Global law firm Clifford Chance was in the news recently because of a memo it circulated called “Presentation Tips for Women,” which contained 163 nuggets of practical advice for its female lawyers. Some of the guidance included:

  • Don’t giggle; don’t squirm; don’t tilt your head.
  • Practice hard words.
  • Think Lauren Bacall, not Marilyn Monroe.
  • Wear a suit, not your party outfit.
  • Your friends will still like you afterwards, even if you adopt a formal tone.

The memo was leaked to by one of the recipients who said in an email, “Female associates are very upset by not only the elementary nature of the tips themselves, but the suggestion that these would only apply to women. We have never been a very female-friendly firm, but this is beyond the pale.”

The memo was lambasted in the media, calling the firm “sexist,” “condescending” and “hilarious.” Clifford Chance responded to Above the Law, stating, “The offense caused by a small percentage of the suggestions in the tip sheet was entirely unintentional.” Google “Clifford Chance” and dozens of articles will appear.

If this can happen at an elite, 3,400-attorney law firm with offices in 25 countries, it can happen anywhere. Here are some tips to make sure it doesn’t happen to you.

  • Inter-office memoranda are not privileged communications. Consider how any memo you write might look in the newspaper or online. NPR Radio program “Whad’Ya Know?” has a long-running segment called “Thanks for the Memos” where host Michael Feldman reads memos sent in by listeners for great comic effect. Craft your message with that in mind.
  • Don’t provide scattershot advice. Presumably, not all of the female attorneys at Clifford Chance are giggling, hair-twirling valley girls with limited vocabularies. By hitting too wide a target, the memo conveyed the message that all women are the same and need to shape up. A more effective strategy would include identifying employees, male and female, whose presentation skills need work and providing them with constructive feedback and opportunities to improve public speaking.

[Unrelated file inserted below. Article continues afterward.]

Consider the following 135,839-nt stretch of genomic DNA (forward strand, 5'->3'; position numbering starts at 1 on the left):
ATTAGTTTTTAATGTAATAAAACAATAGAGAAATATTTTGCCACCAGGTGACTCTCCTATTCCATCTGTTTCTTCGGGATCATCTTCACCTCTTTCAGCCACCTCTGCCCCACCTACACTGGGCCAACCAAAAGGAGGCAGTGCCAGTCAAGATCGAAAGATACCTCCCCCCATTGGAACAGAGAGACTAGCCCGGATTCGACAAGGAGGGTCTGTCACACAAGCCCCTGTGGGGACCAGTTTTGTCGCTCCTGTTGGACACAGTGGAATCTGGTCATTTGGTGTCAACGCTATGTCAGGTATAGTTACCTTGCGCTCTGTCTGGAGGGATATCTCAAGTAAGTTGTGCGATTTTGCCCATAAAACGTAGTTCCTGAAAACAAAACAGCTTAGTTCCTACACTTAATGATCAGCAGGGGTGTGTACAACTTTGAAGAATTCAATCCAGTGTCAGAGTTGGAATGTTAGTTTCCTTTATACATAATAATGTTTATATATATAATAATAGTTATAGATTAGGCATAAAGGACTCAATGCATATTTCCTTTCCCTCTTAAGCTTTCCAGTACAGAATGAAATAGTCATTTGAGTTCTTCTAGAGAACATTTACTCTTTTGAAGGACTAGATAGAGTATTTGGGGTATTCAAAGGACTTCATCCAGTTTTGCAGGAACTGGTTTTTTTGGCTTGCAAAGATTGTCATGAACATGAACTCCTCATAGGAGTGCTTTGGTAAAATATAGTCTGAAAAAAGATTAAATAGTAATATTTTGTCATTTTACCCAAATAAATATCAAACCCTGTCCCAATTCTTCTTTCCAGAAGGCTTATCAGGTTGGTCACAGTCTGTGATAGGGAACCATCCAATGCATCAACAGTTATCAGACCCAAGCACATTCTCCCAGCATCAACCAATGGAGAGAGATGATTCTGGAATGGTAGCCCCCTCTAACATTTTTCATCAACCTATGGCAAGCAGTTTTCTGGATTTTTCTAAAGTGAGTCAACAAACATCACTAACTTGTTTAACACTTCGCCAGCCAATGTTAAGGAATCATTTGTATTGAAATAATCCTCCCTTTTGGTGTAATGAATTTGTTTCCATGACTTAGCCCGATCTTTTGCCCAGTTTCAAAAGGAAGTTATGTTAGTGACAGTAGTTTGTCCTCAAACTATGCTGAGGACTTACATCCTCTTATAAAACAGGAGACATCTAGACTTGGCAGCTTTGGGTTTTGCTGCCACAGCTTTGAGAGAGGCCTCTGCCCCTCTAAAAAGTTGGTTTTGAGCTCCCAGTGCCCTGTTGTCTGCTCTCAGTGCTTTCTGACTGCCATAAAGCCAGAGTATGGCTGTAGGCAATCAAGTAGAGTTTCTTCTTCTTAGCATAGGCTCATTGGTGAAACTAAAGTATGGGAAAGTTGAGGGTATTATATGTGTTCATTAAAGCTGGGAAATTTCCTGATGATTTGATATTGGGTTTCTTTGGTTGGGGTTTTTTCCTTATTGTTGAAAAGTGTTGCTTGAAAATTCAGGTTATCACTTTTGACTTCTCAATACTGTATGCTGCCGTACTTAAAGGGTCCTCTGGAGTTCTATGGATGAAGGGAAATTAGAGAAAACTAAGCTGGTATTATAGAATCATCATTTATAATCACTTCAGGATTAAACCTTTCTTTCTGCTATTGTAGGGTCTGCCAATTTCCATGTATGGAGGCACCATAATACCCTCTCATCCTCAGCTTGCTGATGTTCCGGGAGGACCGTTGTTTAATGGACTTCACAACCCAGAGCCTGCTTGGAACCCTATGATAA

• Model the attributes you want to see. The memo was a communication about communication, but did not accomplish its intended purpose because the tone and content failed to resonate and offended the recipients. A good communicator knows the audience and crafts a message with intention. Inspire your staff to be more effective by showing them rather than telling them.
  • Mentor young lawyers. This is a profession built on principles of internship and high ethical standards. Take your associates along when you make a presentation, argue a motion, and conduct a negotiation. Let them see a pro at work.
  • Provide professional development opportunities. All lawyers must take their required CLEs, but excelling in an adversarial, entrepreneurial profession requires more than substantive learning. Identify areas of improvement and recommend strategies and resources.

The future of a law firm depends upon its ability to select and retain talent. Grooming, coaching, mentoring and direct communication are essential to securing your firm’s continued vitality.


Reprinted with permission from the December 2, 2013 edition of “The Legal Intelligencer” © 2013 ALM Media Properties, LLC. All rights reserved. Further duplication without permission is prohibited. For information, contact 877-257-3382, or visit